Gurjap • Mar 10, 2012
By the way, is there a way to simulate this in the labs with miniature models? I'm not sure whether the designer has made all the vehicle details available.
You'll be surprised by the amount of miniaturizing-and-running that is done in generating data in Fluid Mechanics.....well, maybe not. The thing is, making scale models of things and testing them out in labs is done for any new design of any kind of fluid machinery. The people who do that are called "big boys with big toys" in the industry.
Gurjap • Mar 10, 2012
True, but even if it is a turbine, it is hard to exceed speed of wind. Even in case of utmost efficiency, it cannot equal speed of wind.
You are thinking sails, my friend. What we have here is a wind turbine. And a transmission system to transfer its power directly to the wheels. Which, as I said, has a high reduction ratio. Come to think of it, this transfer of power strategy will have a better efficiency than a sail.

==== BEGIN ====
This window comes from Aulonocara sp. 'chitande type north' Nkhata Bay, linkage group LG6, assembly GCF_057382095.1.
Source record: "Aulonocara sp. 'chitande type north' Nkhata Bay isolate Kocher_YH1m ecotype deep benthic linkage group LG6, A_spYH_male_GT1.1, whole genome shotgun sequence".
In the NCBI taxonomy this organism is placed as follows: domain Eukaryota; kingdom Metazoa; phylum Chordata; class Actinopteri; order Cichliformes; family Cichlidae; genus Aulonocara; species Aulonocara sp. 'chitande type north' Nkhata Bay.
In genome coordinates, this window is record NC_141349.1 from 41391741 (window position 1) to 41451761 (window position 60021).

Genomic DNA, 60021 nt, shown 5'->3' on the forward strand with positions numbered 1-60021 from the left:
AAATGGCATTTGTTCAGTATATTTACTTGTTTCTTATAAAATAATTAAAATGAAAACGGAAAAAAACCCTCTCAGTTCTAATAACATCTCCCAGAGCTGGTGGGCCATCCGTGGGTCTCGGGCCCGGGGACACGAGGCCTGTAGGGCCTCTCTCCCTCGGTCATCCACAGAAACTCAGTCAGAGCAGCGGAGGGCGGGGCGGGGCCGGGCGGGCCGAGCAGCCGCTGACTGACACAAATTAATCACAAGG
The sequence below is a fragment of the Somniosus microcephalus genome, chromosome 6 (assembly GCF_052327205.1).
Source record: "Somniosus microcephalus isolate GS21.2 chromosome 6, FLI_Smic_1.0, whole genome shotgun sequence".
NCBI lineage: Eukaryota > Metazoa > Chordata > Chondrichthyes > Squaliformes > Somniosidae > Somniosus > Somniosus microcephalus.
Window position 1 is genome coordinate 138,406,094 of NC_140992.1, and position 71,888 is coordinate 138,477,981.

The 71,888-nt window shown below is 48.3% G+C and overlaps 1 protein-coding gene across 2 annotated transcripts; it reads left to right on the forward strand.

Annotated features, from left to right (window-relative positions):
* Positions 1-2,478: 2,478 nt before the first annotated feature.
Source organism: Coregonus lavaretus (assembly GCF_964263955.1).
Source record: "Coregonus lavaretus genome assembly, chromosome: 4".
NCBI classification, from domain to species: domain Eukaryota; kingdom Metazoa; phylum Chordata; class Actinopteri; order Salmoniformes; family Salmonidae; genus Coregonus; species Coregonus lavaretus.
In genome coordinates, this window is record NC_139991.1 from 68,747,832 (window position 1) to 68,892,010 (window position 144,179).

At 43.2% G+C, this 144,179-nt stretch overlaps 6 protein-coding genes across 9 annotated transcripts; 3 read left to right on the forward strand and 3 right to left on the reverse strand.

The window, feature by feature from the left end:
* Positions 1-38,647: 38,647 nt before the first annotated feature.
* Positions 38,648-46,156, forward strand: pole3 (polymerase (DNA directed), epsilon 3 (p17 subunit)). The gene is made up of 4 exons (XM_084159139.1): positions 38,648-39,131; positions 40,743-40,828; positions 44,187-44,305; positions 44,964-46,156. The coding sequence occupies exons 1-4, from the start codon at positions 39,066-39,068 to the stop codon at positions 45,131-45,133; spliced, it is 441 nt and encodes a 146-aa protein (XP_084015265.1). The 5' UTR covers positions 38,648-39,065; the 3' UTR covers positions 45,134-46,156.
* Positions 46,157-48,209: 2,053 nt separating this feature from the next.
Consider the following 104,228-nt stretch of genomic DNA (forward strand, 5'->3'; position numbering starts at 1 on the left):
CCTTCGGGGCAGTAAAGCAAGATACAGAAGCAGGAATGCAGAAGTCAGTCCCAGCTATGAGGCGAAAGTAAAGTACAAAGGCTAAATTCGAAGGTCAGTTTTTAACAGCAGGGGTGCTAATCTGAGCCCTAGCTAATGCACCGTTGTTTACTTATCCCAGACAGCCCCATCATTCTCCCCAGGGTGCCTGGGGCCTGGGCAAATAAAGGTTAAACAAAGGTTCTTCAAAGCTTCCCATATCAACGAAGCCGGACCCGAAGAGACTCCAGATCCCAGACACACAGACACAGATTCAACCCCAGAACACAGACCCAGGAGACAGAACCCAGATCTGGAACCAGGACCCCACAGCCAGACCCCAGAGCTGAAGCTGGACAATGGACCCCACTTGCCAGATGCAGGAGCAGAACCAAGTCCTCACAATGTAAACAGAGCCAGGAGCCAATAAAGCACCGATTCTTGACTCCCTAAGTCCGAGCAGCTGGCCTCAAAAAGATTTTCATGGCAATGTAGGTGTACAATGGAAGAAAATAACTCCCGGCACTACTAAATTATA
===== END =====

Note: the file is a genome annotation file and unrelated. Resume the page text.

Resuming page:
I oppose your logic in post #7.
I welcome your opposition. This being an internet forum for engineers, the point is not to be proven right, but to be proven wrong and hence learn something.

Because let us say, the vehicle gains a steady state and the turbine produces energy to counter drag& friction, it will only equal the speed of wind (sans any friction in parts).
I am unable to follow your sequence of logic that you are using to contradict me. You are saying that the steady state is when the wind velocity on the windward face of the turbine blade drops to the point at which the vehicle has only enough power to overcome drag and friction, and hence cannot accelerate, and hence maintains velocity? That's exactly what I am saying.